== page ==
One Step Forward, One Step Back(?)
Fresh out of bankruptcy and helped by high ticket prices, UAL --
the parent of United Airlines -- posted a third-quarter net income
of $190 million. The news wasn't as rosy for Northwest Airlines,
however... which continued to lose money as it works to exit
According to TheStreet.com, United posted net income equalling
$1.30 a share, on revenue of $5.2 billion. That's an increase of 11
percent compared to last year... but was less than many analysts
United CFO Jack Brace told reporters the news would have been
brighter had the airline not sent aside 43 cents per share for
income taxes. The airline added it showed a year-over-year $95
million improvement in net income after special items.
United CEO Glenn Tilton attributed the gains to continued
cost-saving measures at the second-largest US carrier.
"One of the things we get to do, post-exit [is] to involve all
of our employees in activity that is much more relevant to them, in
identifying and realizing cost-saving initiatives," he said. "If we
can improve the customer experience, improve employee engagement,
and simultaneously improve our costs, I think we're going to ring
the potential out of this company that has always been here."
Meanwhile, over at Northwest Airlines the story wasn't quite as
rosy. It would have been much better, though, if the carrier
weren't still mired in bankruptcy reorganization.
Northwest reports it generated a net profit of $252 million.
That's a far, and welcome, cry from a year ago at this time -- when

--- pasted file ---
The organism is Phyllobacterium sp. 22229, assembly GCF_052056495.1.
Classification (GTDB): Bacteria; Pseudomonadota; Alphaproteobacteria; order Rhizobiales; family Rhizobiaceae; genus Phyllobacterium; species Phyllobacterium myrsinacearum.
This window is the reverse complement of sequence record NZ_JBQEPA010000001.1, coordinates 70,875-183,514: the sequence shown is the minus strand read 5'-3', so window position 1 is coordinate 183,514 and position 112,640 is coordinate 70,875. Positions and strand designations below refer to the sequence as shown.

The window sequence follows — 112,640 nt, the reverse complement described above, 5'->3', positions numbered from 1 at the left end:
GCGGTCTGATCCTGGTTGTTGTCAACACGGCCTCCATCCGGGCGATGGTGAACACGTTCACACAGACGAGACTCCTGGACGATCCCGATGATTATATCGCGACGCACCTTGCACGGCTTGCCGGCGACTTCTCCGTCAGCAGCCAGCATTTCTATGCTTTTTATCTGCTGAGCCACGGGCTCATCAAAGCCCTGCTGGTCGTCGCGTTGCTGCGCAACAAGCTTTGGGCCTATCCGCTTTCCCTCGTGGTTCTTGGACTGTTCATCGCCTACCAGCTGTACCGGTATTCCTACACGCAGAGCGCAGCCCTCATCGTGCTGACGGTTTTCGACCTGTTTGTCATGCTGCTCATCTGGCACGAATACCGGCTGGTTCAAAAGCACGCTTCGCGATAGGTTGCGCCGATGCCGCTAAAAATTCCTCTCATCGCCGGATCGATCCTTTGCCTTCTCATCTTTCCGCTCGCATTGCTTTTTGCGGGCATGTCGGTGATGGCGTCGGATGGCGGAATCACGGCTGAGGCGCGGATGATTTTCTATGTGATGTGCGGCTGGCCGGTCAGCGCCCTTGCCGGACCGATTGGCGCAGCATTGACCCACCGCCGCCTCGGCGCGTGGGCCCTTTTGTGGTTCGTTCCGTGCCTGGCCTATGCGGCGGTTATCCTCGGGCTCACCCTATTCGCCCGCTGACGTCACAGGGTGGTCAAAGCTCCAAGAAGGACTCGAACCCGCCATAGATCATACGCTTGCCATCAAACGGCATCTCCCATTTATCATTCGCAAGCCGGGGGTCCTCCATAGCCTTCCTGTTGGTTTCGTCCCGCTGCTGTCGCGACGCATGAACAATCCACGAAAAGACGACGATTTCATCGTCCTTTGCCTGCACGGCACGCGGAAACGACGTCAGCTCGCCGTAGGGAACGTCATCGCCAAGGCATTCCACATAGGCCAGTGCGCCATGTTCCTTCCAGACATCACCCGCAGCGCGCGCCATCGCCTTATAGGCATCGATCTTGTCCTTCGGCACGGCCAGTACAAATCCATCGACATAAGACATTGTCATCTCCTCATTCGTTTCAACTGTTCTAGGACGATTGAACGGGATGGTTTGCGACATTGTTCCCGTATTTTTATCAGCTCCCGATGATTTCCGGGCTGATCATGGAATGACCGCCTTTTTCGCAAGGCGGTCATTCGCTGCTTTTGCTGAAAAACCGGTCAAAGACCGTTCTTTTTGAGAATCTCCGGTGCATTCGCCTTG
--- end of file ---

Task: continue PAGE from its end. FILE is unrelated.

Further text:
the carrier lost $234 million.
However, due to special items and bankruptcy costs, the carrier
still recorded a staggering net loss of $1.2 billion for the
quarter, due in large part to losses in September. The carrier lost
$337 million in that month alone, as nervous fliers tended to stay
home following the August discovery of a terror plot in London
targeting airliners, and subsequent security restrictions.
And it would have been worse, had ticket prices not overcome
increased fuel costs.
"Our third-quarter results are a significant improvement over
last year's results and demonstrate further that we are making
steady progress in restructuring Northwest Airlines," said CEO Doug
Steenland in a prepared statement. "However, our September loss
indicates that we still have work to do in order to reach our goal
of sustained profitability."
Northwest stressed its earlier prediction the carrier would
report a loss -- this time, excluding reorg costs -- for the last
four months of the year. Overall, however, the carrier said it
expects a modest 2 percent profit for the year overall.
Aviation consultant Mike Boyd told TheStreet.com Northwest is
"They have a clear vision of what they want to do," Boyd said.
"They understand that their service from China will dump people in
Detroit, and that those people will travel all over the system
after that. They will also have the (Boeing) 787 years before